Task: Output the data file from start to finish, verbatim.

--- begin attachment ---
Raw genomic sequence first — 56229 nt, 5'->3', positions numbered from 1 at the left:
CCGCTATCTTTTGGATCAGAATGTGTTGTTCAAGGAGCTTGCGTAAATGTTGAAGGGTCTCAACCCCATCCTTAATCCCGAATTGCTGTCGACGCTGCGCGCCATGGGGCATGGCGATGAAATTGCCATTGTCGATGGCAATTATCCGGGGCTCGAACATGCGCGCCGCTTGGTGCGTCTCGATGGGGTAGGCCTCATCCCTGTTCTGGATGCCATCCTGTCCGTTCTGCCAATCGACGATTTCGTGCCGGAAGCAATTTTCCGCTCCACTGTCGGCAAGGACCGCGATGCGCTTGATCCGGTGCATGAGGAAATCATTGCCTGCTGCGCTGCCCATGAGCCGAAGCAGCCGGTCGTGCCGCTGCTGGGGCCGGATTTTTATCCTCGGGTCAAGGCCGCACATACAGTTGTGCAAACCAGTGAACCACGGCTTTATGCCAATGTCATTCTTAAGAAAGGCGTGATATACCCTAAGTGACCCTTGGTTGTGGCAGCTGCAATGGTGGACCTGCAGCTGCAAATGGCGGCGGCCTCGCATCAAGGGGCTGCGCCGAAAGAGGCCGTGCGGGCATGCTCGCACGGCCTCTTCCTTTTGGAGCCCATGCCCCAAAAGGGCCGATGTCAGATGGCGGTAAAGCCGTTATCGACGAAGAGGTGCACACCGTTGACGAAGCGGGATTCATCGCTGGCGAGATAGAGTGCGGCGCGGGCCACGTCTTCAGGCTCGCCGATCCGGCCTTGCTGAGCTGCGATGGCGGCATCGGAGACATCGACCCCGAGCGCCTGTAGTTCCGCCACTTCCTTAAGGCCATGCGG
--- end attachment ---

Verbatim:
Raw genomic sequence first — 56229 nt, 5'->3', positions numbered from 1 at the left:
CCGCTATCTTTTGGATCAGAATGTGTTGTTCAAGGAGCTTGCGTAAATGTTGAAGGGTCTCAACCCCATCCTTAATCCCGAATTGCTGTCGACGCTGCGCGCCATGGGGCATGGCGATGAAATTGCCATTGTCGATGGCAATTATCCGGGGCTCGAACATGCGCGCCGCTTGGTGCGTCTCGATGGGGTAGGCCTCATCCCTGTTCTGGATGCCATCCTGTCCGTTCTGCCAATCGACGATTTCGTGCCGGAAGCAATTTTCCGCTCCACTGTCGGCAAGGACCGCGATGCGCTTGATCCGGTGCATGAGGAAATCATTGCCTGCTGCGCTGCCCATGAGCCGAAGCAGCCGGTCGTGCCGCTGCTGGGGCCGGATTTTTATCCTCGGGTCAAGGCCGCACATACAGTTGTGCAAACCAGTGAACCACGGCTTTATGCCAATGTCATTCTTAAGAAAGGCGTGATATACCCTAAGTGACCCTTGGTTGTGGCAGCTGCAATGGTGGACCTGCAGCTGCAAATGGCGGCGGCCTCGCATCAAGGGGCTGCGCCGAAAGAGGCCGTGCGGGCATGCTCGCACGGCCTCTTCCTTTTGGAGCCCATGCCCCAAAAGGGCCGATGTCAGATGGCGGTAAAGCCGTTATCGACGAAGAGGTGCACACCGTTGACGAAGCGGGATTCATCGCTGGCGAGATAGAGTGCGGCGCGGGCCACGTCTTCAGGCTCGCCGATCCGGCCTTGCTGAGCTGCGATGGCGGCATCGGAGACATCGACCCCGAGCGCCTGTAGTTCCGCCACTTCCTTAAGGCCATGCGG